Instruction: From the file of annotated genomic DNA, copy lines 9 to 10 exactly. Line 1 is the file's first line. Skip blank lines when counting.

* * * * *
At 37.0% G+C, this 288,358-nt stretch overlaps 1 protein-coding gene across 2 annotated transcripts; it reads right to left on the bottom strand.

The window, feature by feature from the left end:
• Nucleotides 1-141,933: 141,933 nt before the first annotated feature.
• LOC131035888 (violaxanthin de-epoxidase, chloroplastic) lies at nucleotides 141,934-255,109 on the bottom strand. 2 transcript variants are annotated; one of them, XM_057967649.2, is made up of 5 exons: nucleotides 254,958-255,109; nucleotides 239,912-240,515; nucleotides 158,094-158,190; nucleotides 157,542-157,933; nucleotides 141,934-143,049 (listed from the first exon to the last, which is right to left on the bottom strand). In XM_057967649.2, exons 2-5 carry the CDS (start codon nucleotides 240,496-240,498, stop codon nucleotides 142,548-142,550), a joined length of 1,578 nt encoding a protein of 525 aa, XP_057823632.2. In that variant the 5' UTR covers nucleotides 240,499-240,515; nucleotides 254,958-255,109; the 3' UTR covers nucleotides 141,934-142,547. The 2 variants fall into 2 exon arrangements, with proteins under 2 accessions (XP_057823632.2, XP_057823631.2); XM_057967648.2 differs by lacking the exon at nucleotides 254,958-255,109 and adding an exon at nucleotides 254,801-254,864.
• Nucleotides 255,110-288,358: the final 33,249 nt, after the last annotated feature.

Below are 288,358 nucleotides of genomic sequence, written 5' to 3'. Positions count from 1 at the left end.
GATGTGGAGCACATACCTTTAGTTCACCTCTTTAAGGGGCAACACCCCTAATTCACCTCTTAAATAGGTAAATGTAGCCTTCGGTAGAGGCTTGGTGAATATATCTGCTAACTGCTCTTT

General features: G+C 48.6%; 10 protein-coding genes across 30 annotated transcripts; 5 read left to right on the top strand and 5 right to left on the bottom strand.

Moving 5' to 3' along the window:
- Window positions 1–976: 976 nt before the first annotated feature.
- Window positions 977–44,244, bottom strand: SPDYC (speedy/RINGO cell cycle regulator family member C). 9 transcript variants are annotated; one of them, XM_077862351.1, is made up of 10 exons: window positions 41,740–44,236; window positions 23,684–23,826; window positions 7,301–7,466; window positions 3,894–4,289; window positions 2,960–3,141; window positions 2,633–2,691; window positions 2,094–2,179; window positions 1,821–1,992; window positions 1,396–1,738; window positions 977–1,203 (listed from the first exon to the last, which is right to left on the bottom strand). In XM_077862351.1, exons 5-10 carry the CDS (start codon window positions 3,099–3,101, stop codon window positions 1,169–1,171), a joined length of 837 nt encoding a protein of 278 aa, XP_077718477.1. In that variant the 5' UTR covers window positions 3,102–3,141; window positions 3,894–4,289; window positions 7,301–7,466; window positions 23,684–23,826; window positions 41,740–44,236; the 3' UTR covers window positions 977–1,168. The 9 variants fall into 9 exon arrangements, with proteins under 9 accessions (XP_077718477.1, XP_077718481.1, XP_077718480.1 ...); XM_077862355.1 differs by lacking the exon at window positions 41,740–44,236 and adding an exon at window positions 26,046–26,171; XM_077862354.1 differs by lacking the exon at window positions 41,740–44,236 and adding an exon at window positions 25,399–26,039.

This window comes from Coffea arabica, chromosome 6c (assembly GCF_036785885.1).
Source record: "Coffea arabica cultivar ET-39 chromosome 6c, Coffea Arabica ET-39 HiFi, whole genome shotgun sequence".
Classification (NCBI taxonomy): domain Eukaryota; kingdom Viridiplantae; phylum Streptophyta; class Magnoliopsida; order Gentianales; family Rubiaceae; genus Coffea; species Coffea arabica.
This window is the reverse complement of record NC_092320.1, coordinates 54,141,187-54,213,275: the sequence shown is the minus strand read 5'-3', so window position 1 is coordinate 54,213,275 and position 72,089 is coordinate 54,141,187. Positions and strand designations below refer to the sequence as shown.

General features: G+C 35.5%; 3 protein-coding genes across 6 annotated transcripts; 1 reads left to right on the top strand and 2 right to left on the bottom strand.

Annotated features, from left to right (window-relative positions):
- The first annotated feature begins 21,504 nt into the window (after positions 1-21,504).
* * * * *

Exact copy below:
Moving 5' to 3' along the window:
- Window positions 1–976: 976 nt before the first annotated feature.